- Subject index
The discipline of communication has grown in popularity from the time professors of journalism and speech decided, in the mid-1960s, that the term “communication” was an excellent general descriptor for the theory and research that each group aspired to create. Over time, the two groups grew closer and recognized significant overlap in their theoretical and research interests, but there were also differences in their traditions that kept them apart. While both groups agreed that communication is a practical discipline, journalism professors focused a great deal of their attention on the education of media professionals. Speech professors, on the other hand, often were more oriented to the liberal arts and valued the fact that communication could be approached from a variety of traditions, including the arts, ...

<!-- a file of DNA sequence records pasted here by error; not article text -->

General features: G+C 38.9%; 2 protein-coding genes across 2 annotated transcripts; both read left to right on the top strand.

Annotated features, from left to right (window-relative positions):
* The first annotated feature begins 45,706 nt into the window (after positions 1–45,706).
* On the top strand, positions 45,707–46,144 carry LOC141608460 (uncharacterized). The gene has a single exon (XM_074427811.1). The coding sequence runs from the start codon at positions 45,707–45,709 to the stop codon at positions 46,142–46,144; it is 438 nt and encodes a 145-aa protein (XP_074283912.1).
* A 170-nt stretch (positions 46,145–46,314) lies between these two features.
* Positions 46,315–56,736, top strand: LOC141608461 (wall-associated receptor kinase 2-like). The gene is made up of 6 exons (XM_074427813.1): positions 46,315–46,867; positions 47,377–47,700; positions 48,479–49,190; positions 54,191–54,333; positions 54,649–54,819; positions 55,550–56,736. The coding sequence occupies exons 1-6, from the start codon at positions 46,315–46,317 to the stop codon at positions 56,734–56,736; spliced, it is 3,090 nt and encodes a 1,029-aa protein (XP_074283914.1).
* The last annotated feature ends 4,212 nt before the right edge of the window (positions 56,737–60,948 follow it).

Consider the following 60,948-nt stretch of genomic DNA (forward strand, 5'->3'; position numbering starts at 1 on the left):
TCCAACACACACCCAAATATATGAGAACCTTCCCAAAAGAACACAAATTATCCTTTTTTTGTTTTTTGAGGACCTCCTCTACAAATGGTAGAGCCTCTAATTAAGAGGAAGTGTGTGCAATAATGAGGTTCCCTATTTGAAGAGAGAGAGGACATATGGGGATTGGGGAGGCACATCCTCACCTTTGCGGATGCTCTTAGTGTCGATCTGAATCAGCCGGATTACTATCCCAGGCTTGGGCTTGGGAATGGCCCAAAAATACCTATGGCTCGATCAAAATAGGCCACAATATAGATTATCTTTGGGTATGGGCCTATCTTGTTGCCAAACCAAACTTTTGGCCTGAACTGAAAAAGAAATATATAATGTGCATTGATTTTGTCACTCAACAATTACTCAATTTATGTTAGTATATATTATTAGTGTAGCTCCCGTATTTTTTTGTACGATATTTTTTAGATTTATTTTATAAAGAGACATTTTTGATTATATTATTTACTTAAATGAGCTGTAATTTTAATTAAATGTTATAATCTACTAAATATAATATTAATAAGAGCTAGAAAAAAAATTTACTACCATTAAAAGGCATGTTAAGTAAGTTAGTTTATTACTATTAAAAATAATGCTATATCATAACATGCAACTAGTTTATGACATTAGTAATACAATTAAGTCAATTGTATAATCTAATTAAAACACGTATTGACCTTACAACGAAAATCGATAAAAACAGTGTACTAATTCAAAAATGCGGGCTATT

Chapter 47: Globalization
Globalization—the integration and global interdependence of national economic and political systems—is the result in large part of the worldwide spread of communications. The resulting integration and interdependence is having a significant impact on existing communication systems and creating new uncertain trends in all communications and telecommunications systems in the 21st century.
Globalization, according to The Economist magazine, is one of the 10 most overused words of this decade. Phrases such as global corporations, global media, and global economy clearly reflect the term's popularity, but often its true meaning and implications become lost or obscured.
Nayan Chanda, editor of the online newsletter Yale Global, says that globalization means “reconnecting the human community, an effort that began some 50,000 years ago when the earliest forms of man began ...